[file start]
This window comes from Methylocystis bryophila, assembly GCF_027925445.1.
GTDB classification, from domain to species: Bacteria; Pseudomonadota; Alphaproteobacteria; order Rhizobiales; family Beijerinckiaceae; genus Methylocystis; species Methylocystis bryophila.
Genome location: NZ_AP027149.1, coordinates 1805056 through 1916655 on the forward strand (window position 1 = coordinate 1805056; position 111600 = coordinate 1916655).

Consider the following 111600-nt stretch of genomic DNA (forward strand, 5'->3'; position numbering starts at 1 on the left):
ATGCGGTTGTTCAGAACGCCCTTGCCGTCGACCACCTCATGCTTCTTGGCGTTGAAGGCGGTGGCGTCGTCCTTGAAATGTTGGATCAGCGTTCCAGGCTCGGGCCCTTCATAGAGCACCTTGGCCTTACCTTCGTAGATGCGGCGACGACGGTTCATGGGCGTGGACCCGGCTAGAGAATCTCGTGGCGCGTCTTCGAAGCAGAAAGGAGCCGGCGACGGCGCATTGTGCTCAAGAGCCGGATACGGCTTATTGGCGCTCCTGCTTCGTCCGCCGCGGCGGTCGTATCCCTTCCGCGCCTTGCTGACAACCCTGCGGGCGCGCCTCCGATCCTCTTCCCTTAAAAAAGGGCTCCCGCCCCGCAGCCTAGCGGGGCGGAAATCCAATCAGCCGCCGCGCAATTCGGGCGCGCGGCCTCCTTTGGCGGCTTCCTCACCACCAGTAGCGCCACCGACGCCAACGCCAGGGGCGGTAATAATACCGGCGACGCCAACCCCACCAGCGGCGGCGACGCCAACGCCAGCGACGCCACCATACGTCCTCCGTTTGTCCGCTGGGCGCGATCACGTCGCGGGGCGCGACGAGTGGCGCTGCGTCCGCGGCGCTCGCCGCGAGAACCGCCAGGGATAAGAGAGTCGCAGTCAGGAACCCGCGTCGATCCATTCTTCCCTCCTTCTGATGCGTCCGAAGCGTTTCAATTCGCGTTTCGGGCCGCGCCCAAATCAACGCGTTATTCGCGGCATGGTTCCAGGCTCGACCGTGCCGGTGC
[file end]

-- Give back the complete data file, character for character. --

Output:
This window comes from Methylocystis bryophila, assembly GCF_027925445.1.
GTDB classification, from domain to species: Bacteria; Pseudomonadota; Alphaproteobacteria; order Rhizobiales; family Beijerinckiaceae; genus Methylocystis; species Methylocystis bryophila.
Genome location: NZ_AP027149.1, coordinates 1805056 through 1916655 on the forward strand (window position 1 = coordinate 1805056; position 111600 = coordinate 1916655).

Consider the following 111600-nt stretch of genomic DNA (forward strand, 5'->3'; position numbering starts at 1 on the left):
ATGCGGTTGTTCAGAACGCCCTTGCCGTCGACCACCTCATGCTTCTTGGCGTTGAAGGCGGTGGCGTCGTCCTTGAAATGTTGGATCAGCGTTCCAGGCTCGGGCCCTTCATAGAGCACCTTGGCCTTACCTTCGTAGATGCGGCGACGACGGTTCATGGGCGTGGACCCGGCTAGAGAATCTCGTGGCGCGTCTTCGAAGCAGAAAGGAGCCGGCGACGGCGCATTGTGCTCAAGAGCCGGATACGGCTTATTGGCGCTCCTGCTTCGTCCGCCGCGGCGGTCGTATCCCTTCCGCGCCTTGCTGACAACCCTGCGGGCGCGCCTCCGATCCTCTTCCCTTAAAAAAGGGCTCCCGCCCCGCAGCCTAGCGGGGCGGAAATCCAATCAGCCGCCGCGCAATTCGGGCGCGCGGCCTCCTTTGGCGGCTTCCTCACCACCAGTAGCGCCACCGACGCCAACGCCAGGGGCGGTAATAATACCGGCGACGCCAACCCCACCAGCGGCGGCGACGCCAACGCCAGCGACGCCACCATACGTCCTCCGTTTGTCCGCTGGGCGCGATCACGTCGCGGGGCGCGACGAGTGGCGCTGCGTCCGCGGCGCTCGCCGCGAGAACCGCCAGGGATAAGAGAGTCGCAGTCAGGAACCCGCGTCGATCCATTCTTCCCTCCTTCTGATGCGTCCGAAGCGTTTCAATTCGCGTTTCGGGCCGCGCCCAAATCAACGCGTTATTCGCGGCATGGTTCCAGGCTCGACCGTGCCGGTGC